Is this, then, it for Progressive Alliance? There are two reasons why Labour and every progressive should hope the idea and practice of such an alliance isn’t allowed to fade away.

The first is electoral. No one now knows how or why people vote anymore. During the general election Labour MPs were contacting the Progressive Alliance desperate for deals, support and tactical votes – fearing they would lose slender majorities. In reality, they ended up with huge majorities. But what comes so easily, can go just as easily. Labour could continue to consolidate the anti-Tory vote or the 40% could splinter off the back of Brexit and the party’s lack of pluralism or commitment to proportional representation.

Some Greens will be warier next time, others will heroically vote and act tactically again. But whatever happens, the electoral field will become more volatile, not less. Furthermore, there are seats, especially in the south-west, where only the Liberal Democrats can defeat the Tories – so Labour needs them to win there. And government without the SNP still looks a forlorn hope. Given how high the stakes are going to be – will Labour stick with its all-or-nothing approach?

But there is a deeper reason for a Progressive Alliance type of politics. Trying to game our perverse electoral system in which hardly any voters ever count is sadly necessary. But the bigger issue is how to build an alliance of ideas, policies and forces that will see the paradigm shift to a new economy and a new society so many people are crying out for. To think that this can be done by one party, or one element of one party just feels inadequate.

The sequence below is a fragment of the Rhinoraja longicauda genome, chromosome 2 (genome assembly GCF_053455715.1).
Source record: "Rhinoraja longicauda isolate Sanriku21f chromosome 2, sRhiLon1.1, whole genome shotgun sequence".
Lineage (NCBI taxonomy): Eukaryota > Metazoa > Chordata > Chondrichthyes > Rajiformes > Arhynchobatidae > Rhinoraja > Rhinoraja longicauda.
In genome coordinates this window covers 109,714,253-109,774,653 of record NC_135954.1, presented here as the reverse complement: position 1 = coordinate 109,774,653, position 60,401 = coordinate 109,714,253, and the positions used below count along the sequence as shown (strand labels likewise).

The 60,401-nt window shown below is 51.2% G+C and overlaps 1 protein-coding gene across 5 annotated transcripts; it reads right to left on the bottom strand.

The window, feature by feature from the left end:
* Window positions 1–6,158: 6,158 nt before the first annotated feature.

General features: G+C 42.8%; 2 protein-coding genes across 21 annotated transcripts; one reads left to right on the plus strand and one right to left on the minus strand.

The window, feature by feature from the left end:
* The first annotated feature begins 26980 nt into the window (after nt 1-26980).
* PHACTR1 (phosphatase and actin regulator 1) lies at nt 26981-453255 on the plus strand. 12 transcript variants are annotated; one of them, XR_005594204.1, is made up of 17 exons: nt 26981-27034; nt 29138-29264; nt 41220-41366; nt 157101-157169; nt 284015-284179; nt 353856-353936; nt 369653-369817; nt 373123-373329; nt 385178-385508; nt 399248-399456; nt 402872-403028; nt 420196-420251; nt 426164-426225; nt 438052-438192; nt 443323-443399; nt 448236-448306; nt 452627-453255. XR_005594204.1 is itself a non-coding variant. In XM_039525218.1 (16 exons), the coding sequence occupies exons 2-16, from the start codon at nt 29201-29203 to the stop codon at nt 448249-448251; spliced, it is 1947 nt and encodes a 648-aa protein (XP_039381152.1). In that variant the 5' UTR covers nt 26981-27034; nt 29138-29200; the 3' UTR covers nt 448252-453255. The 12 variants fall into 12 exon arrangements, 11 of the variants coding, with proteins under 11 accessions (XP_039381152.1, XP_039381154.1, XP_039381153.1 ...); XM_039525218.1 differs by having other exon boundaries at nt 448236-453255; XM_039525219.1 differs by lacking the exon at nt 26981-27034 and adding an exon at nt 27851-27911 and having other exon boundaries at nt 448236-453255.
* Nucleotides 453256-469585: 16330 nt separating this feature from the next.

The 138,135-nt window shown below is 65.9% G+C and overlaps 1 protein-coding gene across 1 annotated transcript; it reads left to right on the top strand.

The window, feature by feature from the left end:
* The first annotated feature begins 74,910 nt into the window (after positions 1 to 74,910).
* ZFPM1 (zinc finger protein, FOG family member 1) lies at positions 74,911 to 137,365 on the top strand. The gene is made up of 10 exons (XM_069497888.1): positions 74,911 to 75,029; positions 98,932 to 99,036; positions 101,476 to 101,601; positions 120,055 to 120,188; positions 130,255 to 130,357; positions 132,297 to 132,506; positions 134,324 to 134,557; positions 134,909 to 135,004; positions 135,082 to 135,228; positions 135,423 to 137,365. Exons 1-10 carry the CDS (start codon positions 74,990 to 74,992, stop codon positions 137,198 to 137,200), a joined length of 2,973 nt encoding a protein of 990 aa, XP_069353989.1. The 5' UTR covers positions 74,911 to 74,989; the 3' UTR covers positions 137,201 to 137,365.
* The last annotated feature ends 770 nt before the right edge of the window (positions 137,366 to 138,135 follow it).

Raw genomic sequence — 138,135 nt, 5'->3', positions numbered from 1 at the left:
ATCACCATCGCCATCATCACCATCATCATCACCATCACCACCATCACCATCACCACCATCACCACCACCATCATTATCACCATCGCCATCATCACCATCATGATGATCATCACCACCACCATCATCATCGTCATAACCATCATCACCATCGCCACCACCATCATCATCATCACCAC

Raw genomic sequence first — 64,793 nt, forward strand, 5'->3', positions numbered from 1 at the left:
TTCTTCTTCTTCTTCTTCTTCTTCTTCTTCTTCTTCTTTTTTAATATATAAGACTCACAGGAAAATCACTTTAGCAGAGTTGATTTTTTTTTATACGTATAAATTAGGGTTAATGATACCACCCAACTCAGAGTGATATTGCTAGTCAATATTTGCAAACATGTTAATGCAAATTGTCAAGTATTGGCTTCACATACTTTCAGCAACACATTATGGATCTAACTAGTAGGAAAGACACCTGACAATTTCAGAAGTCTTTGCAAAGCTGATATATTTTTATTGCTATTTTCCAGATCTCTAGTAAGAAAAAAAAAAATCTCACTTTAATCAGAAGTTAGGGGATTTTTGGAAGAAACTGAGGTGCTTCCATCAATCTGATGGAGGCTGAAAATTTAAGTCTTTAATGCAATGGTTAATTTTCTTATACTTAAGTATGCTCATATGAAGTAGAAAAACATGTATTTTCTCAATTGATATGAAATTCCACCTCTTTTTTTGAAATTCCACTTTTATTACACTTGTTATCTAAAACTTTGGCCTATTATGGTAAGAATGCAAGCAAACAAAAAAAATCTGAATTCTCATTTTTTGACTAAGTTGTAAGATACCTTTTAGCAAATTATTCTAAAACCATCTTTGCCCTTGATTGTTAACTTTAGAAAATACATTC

Like the last big progressive shift in 1945, it takes a broad and deep coalition to make the leap to a new paradigm and then sustain it. That’s is why the ‘peace time’ successor to the Progressive Alliance is going to be called the Common Platform – a space for big ideas and the people practicing new forms of governance and production can help build the vision, policies, frames and networks for a new society.

A year ago today, the silver lining of Brexit was the by-election defeat of Zac Goldsmith. It inspired thousands of people to act and vote differently in the general election campaign – to work across party boundaries and to sacrifice party interest for a greater good. Once tasted, that spirit of pluralism is hard to forget. The 21st century will be defined not by old tribes but by fluid and agile networks that know their deeply held values of democracy, equality and solidarity can only be fully expressed by building alliances. Richmond Park was an outlier for a new way of doing politics, the ripples if which are just starting to play out.

About the author

Neal Lawson is Chair of the pressure group Compass and has written many pamphlets for the organisation on the themes of democracy and equality. He was author in 2009 of All Consuming (Penguin) and was co-editor in 2001 of the Progressive Century. He serves on the Boards of UK Feminista and the AV Referendum Campaign.  He is a Contributing Managing Editor of the quarterly journal Renewal and writes for the Guardian and the New Statesman. He appears regularly on radio and TV.  He was previously a trade union researcher, an adviser to Gordon Brown, and a communications consultant.